It’s important to disclose that, as of this writing, I’ve only attended a press screening for one of the two films, The Good Lie. My exposure to the new Left Behind, on the other hand, has just been through trailers and clips. But the impression they leave only inspires apprehension — and Guilty Pleasure hopes of Nicholas Cage going gonzo. A friend who attended a press screening told me that the common consensus among the critics and editors in attendance, all of whom were affiliated with Christian media outlets, was that it’s worse than the 2001 original.

Yet even if Left Behind turned out to be a fine movie, the source material’s rapture theology and underlying “we told you so” implication remain. Left Behind has all the portents of a big(ish) budget Christian B-movie, the kind that strains so hard to scare the skeptic through its Armageddon contrivance that it ends up slumming in a Christian subculture ghetto. The fact that its producer, Paul LaLonde, was also behind the original Kirk Cameron adaptation is enough to produce eye-rolling wariness.

In stark contrast, The Good Lie boasts laudable creative merits across the board, comes from Oscar-winning producers Ron Howard and Brian Grazer (A Beautiful Mind), and has the 10-year development support of a major studio. Some types of Christians may be suspicious of such “secular” credentials, but the final product actually embraces the Christian faith of the Sudanese refugees it depicts. Warner Bros. didn’t spend a decade watering it down; they were getting it right. The refugees’ Christianity is not merely alluded to; it’s kept front and center, integral to the story’s narrative and thematic arc (in which, for example, drawing strength from Moses’s own exodus across the African desert is a natural and potent parallel).

Left Behind looks to provoke viewers through hypothetical fear, while The Good Lie hopes to provoke through authentic experience.

The business model driving Left Behind and The Good Lie are similar: target evangelicals, then hopefully expand beyond that base. But these two films’ artistic, thematic, and doctrinal ambitions could not be more opposite. One looks to frighten viewers into conversion through an apocalyptic What If. The other dramatizes an all-too-real example with resonant veracity (and tragic relevance) of how Christianity helped strengthen and rescue those caught in the most severe forms of modern-day persecution.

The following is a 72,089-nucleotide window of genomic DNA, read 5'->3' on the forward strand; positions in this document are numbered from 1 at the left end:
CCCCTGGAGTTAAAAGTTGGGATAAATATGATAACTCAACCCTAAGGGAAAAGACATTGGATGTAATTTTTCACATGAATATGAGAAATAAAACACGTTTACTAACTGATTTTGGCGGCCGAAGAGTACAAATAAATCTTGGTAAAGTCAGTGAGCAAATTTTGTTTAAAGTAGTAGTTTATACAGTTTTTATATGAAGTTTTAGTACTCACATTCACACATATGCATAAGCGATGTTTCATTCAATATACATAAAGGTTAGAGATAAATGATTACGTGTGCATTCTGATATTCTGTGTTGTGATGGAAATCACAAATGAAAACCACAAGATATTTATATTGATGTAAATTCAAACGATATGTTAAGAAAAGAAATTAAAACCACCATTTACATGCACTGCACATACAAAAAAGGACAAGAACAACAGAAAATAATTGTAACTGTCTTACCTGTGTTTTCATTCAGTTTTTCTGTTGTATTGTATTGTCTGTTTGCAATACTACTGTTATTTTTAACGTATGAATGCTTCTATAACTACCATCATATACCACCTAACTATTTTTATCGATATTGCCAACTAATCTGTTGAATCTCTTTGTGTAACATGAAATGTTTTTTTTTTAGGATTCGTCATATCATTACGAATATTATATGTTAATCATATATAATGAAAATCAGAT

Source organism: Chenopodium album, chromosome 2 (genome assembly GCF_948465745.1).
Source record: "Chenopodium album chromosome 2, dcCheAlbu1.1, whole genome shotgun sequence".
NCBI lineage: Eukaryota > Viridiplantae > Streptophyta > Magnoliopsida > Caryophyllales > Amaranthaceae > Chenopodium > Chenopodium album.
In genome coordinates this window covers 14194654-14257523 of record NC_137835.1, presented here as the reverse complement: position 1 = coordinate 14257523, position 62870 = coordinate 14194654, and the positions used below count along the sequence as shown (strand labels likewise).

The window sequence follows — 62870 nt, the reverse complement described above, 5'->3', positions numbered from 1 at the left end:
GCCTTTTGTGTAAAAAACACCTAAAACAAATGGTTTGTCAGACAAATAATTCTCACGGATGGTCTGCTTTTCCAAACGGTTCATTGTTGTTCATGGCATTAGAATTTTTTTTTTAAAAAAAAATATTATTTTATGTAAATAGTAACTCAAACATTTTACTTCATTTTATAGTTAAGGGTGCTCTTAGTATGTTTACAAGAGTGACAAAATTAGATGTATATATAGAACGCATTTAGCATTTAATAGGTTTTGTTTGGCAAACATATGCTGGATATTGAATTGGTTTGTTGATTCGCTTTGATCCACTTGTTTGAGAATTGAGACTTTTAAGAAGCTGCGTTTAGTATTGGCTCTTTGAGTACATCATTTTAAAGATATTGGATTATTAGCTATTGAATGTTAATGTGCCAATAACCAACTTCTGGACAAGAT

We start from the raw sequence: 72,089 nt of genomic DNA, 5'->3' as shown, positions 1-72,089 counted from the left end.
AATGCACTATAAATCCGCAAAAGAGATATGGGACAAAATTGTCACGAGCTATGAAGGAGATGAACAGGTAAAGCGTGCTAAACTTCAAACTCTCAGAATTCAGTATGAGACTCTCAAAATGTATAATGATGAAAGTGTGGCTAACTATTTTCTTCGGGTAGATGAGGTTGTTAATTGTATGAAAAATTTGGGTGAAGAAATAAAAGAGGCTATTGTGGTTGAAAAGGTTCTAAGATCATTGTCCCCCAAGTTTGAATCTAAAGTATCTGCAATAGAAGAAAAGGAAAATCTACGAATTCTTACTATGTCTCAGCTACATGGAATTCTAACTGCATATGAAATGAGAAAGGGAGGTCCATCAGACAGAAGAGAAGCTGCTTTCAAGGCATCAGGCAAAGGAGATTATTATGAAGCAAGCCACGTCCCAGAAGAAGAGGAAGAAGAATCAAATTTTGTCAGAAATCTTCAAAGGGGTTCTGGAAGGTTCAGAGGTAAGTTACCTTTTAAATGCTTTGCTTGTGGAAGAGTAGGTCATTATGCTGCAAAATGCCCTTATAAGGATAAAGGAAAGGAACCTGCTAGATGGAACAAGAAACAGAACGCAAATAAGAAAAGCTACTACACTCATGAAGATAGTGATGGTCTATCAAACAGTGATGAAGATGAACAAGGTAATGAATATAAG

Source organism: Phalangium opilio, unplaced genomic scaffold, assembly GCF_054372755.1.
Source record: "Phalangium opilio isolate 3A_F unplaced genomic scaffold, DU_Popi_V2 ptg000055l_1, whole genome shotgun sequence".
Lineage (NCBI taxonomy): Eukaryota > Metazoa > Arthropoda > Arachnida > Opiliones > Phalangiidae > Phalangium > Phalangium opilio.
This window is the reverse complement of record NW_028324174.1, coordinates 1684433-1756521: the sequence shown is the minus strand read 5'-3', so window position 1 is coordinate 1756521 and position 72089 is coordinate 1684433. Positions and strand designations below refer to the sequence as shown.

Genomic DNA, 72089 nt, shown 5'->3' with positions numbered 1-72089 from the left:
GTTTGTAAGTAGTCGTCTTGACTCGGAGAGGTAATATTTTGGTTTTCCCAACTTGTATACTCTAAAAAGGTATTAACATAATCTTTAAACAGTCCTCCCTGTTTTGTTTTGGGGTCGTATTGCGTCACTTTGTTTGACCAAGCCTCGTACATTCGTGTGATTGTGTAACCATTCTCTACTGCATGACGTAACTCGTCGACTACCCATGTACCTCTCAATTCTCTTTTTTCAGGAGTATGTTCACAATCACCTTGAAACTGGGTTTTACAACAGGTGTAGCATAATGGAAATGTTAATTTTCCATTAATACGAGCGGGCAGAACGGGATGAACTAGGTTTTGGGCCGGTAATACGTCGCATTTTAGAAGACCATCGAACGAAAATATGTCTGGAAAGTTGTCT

And while The Good Lie’s characters are fictional creations, they’re based on real (and ongoing) events and personal testimonies. Perhaps most importantly, they’re portrayed by actual Sudanese refugees who endured their own hardships and tragedies at the hands of violent militants.

Left Behind looks to provoke viewers through hypothetical fear, while The Good Lie hopes to provoke through authentic experience.

In our era of faith-based films, many American Christians have come to see the purchase of movie tickets as “sending a message to Hollywood.” While I would encourage a more open and artistically adventurous approach to movie watching, our choices do indeed shape studio production decisions. The choice between Left Behind and The Good Lie is ultimately a message of what Christians want the Christian movie genre to be: something that simply exists as a didactic alternative for evangelical moviegoers, or one that actually expands beyond that niche because of its cinematic merits to show a broader mainstream audience not just what Christians believe, but also how most Christians live those beliefs out in the real world.

Image courtesy of Shutterstock.

Jeffrey Huston
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  • Pee Jay

    Well I saw left behind last night, and I genuinely don’t think it would be possible to make a worse film, I like sci-fi films and have seen some bad ones in my time, but as far as junk goes left behind is out there on it’s own

  • Teresa Neisler Krueger

    I was really hoping it would be a decently made movie. The first half hour/45 minutes were just filled with the cheesiest dialogue that I felt embarrassed for the writers. I thought Nicolas Cage did a good job, but you can only do so much with that kind of dialogue. I actually did think it got better as the film went along, but all in all, it was pretty disappointing.